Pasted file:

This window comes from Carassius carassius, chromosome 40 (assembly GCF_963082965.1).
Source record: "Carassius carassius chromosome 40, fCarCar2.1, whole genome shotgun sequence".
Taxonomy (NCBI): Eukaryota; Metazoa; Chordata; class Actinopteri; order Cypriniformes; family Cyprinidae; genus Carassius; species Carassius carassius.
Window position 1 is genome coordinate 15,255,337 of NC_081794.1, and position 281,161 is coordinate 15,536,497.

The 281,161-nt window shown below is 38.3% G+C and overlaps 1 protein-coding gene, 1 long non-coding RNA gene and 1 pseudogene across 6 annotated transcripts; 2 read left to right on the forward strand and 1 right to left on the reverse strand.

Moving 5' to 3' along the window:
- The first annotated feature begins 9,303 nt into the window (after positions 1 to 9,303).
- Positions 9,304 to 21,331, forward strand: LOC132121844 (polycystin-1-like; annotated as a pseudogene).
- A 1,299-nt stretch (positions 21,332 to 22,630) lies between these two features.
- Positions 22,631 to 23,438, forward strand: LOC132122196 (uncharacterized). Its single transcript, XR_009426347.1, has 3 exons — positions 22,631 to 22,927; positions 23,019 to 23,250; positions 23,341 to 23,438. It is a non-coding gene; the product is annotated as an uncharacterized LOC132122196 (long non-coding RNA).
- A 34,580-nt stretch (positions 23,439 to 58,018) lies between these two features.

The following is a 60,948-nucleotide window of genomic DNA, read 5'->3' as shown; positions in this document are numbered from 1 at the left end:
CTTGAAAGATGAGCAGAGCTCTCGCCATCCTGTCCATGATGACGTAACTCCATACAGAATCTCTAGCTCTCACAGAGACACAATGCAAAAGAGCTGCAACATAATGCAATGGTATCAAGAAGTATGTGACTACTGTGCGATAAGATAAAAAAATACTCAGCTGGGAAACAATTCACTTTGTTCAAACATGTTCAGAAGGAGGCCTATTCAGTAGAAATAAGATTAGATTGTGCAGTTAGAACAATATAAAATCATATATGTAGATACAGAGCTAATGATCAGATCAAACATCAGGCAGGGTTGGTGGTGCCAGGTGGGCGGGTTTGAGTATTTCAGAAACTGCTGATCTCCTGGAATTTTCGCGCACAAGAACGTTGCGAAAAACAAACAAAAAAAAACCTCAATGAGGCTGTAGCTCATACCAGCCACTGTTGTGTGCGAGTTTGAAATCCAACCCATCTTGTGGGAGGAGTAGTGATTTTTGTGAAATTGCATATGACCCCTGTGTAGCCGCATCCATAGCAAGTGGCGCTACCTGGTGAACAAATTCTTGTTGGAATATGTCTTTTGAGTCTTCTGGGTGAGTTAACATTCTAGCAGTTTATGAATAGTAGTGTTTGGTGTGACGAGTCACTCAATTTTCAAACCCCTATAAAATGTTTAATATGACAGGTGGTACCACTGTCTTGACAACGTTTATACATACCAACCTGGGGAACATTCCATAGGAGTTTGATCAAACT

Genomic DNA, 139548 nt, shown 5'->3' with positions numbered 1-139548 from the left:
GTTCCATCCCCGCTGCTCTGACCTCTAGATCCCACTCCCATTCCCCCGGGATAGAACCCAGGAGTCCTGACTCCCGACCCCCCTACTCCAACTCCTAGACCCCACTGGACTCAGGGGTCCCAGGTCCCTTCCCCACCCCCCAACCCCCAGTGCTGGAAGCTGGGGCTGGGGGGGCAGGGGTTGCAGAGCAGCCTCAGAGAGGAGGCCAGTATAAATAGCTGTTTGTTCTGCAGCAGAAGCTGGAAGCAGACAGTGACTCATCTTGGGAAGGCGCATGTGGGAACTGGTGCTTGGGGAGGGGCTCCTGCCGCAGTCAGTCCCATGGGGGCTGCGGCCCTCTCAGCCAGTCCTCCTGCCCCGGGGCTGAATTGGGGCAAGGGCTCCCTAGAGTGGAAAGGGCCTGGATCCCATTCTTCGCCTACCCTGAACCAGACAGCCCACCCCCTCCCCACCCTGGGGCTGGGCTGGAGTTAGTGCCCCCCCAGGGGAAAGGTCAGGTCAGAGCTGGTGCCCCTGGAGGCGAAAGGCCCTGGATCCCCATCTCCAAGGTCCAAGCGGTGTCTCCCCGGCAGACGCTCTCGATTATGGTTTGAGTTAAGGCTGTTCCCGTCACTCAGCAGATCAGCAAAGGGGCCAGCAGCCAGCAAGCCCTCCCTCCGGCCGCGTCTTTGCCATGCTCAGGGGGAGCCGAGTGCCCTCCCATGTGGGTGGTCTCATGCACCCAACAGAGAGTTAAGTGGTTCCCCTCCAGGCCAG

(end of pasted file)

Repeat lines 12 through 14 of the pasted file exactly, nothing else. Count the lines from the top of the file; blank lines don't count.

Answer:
The following is a 60,948-nucleotide window of genomic DNA, read 5'->3' as shown; positions in this document are numbered from 1 at the left end:
CTTGAAAGATGAGCAGAGCTCTCGCCATCCTGTCCATGATGACGTAACTCCATACAGAATCTCTAGCTCTCACAGAGACACAATGCAAAAGAGCTGCAACATAATGCAATGGTATCAAGAAGTATGTGACTACTGTGCGATAAGATAAAAAAATACTCAGCTGGGAAACAATTCACTTTGTTCAAACATGTTCAGAAGGAGGCCTATTCAGTAGAAATAAGATTAGATTGTGCAGTTAGAACAATATAAAATCATATATGTAGATACAGAGCTAATGATCAGATCAAACATCAGGCAGGGTTGGTGGTGCCAGGTGGGCGGGTTTGAGTATTTCAGAAACTGCTGATCTCCTGGAATTTTCGCGCACAAGAACGTTGCGAAAAACAAACAAAAAAAAACCTCAATGAGGCTGTAGCTCATACCAGCCACTGTTGTGTGCGAGTTTGAAATCCAACCCATCTTGTGGGAGGAGTAGTGATTTTTGTGAAATTGCATATGACCCCTGTGTAGCCGCATCCATAGCAAGTGGCGCTACCTGGTGAACAAATTCTTGTTGGAATATGTCTTTTGAGTCTTCTGGGTGAGTTAACATTCTAGCAGTTTATGAATAGTAGTGTTTGGTGTGACGAGTCACTCAATTTTCAAACCCCTATAAAATGTTTAATATGACAGGTGGTACCACTGTCTTGACAACGTTTATACATACCAACCTGGGGAACATTCCATAGGAGTTTGATCAAACT

Genomic DNA, 139548 nt, shown 5'->3' with positions numbered 1-139548 from the left: